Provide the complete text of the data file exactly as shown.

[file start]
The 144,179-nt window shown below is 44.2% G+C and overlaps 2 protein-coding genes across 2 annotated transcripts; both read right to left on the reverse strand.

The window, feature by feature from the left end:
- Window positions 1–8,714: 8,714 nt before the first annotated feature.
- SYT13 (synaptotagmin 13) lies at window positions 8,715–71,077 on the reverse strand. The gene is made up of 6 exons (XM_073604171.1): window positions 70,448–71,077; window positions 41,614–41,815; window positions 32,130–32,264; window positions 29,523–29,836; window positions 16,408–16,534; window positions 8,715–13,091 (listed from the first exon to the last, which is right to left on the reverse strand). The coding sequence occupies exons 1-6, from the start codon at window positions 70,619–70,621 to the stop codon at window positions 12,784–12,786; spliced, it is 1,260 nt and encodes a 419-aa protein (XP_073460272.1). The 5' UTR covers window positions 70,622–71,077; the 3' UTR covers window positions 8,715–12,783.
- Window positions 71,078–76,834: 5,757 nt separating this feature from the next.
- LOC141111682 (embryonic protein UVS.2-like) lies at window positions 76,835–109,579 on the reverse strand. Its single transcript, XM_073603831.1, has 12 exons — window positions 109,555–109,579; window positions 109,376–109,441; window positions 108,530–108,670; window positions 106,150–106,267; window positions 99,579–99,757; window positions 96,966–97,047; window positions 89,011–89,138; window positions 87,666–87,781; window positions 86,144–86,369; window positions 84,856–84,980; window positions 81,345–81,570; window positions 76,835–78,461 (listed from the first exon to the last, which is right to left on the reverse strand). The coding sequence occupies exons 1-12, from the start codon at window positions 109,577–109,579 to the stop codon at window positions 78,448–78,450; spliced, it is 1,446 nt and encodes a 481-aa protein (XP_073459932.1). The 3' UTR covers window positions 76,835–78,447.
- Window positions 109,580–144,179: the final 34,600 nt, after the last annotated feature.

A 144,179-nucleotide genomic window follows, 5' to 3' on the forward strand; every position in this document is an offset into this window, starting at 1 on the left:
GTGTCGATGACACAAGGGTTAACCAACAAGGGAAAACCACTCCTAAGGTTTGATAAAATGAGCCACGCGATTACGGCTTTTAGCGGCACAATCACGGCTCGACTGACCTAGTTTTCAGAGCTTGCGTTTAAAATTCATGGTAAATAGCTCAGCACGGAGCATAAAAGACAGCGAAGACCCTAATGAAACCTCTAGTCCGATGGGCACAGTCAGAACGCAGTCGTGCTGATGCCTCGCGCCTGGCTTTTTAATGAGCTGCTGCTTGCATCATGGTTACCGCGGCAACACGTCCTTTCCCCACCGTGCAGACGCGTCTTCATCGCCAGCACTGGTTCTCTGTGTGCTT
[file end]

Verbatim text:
The 144,179-nt window shown below is 44.2% G+C and overlaps 2 protein-coding genes across 2 annotated transcripts; both read right to left on the reverse strand.

The window, feature by feature from the left end:
- Window positions 1–8,714: 8,714 nt before the first annotated feature.
- SYT13 (synaptotagmin 13) lies at window positions 8,715–71,077 on the reverse strand. The gene is made up of 6 exons (XM_073604171.1): window positions 70,448–71,077; window positions 41,614–41,815; window positions 32,130–32,264; window positions 29,523–29,836; window positions 16,408–16,534; window positions 8,715–13,091 (listed from the first exon to the last, which is right to left on the reverse strand). The coding sequence occupies exons 1-6, from the start codon at window positions 70,619–70,621 to the stop codon at window positions 12,784–12,786; spliced, it is 1,260 nt and encodes a 419-aa protein (XP_073460272.1). The 5' UTR covers window positions 70,622–71,077; the 3' UTR covers window positions 8,715–12,783.
- Window positions 71,078–76,834: 5,757 nt separating this feature from the next.
- LOC141111682 (embryonic protein UVS.2-like) lies at window positions 76,835–109,579 on the reverse strand. Its single transcript, XM_073603831.1, has 12 exons — window positions 109,555–109,579; window positions 109,376–109,441; window positions 108,530–108,670; window positions 106,150–106,267; window positions 99,579–99,757; window positions 96,966–97,047; window positions 89,011–89,138; window positions 87,666–87,781; window positions 86,144–86,369; window positions 84,856–84,980; window positions 81,345–81,570; window positions 76,835–78,461 (listed from the first exon to the last, which is right to left on the reverse strand). The coding sequence occupies exons 1-12, from the start codon at window positions 109,577–109,579 to the stop codon at window positions 78,448–78,450; spliced, it is 1,446 nt and encodes a 481-aa protein (XP_073459932.1). The 3' UTR covers window positions 76,835–78,447.
- Window positions 109,580–144,179: the final 34,600 nt, after the last annotated feature.

A 144,179-nucleotide genomic window follows, 5' to 3' on the forward strand; every position in this document is an offset into this window, starting at 1 on the left:
GTGTCGATGACACAAGGGTTAACCAACAAGGGAAAACCACTCCTAAGGTTTGATAAAATGAGCCACGCGATTACGGCTTTTAGCGGCACAATCACGGCTCGACTGACCTAGTTTTCAGAGCTTGCGTTTAAAATTCATGGTAAATAGCTCAGCACGGAGCATAAAAGACAGCGAAGACCCTAATGAAACCTCTAGTCCGATGGGCACAGTCAGAACGCAGTCGTGCTGATGCCTCGCGCCTGGCTTTTTAATGAGCTGCTGCTTGCATCATGGTTACCGCGGCAACACGTCCTTTCCCCACCGTGCAGACGCGTCTTCATCGCCAGCACTGGTTCTCTGTGTGCTT